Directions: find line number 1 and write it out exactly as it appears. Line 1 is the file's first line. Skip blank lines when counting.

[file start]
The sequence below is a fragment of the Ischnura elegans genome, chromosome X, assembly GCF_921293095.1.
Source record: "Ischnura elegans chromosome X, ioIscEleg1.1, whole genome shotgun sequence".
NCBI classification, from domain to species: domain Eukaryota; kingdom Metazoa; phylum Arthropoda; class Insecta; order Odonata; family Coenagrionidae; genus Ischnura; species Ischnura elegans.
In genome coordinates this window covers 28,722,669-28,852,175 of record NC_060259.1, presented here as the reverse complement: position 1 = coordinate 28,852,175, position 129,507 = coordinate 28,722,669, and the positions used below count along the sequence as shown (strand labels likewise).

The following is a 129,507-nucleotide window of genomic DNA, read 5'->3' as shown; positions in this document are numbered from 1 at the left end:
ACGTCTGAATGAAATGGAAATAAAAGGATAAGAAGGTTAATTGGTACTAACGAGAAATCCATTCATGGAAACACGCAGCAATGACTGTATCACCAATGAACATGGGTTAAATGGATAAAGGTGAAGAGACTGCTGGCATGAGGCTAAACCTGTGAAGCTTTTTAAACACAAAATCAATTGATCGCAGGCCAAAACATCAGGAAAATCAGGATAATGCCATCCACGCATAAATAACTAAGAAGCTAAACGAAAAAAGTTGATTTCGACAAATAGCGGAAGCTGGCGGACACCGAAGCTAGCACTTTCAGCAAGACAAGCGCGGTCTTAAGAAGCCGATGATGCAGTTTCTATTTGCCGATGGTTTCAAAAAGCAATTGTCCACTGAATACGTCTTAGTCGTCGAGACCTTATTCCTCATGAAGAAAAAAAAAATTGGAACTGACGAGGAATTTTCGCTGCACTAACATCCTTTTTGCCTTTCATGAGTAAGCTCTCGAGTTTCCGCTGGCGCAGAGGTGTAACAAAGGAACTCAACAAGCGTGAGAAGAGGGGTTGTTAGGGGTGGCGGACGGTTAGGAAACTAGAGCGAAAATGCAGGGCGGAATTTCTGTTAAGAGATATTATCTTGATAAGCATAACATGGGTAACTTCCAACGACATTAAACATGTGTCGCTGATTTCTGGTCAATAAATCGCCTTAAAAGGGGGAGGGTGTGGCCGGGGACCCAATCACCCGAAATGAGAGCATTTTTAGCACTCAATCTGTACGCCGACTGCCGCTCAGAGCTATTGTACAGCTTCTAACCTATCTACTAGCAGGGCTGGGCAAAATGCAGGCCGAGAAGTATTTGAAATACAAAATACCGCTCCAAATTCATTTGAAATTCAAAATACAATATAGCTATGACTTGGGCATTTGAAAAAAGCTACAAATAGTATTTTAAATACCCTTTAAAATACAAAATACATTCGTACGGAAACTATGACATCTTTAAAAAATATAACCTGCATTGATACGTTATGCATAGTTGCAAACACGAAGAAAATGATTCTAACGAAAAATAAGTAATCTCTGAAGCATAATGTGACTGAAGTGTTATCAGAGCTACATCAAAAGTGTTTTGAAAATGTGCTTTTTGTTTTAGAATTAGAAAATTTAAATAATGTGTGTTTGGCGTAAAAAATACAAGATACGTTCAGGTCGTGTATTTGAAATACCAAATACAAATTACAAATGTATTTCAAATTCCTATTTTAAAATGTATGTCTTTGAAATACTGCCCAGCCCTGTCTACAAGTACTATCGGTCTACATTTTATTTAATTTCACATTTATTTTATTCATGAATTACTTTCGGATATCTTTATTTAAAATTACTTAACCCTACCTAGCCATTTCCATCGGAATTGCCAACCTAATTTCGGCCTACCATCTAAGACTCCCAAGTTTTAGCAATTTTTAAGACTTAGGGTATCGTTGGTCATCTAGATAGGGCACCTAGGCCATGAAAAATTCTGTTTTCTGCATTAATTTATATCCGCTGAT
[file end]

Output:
The sequence below is a fragment of the Ischnura elegans genome, chromosome X, assembly GCF_921293095.1.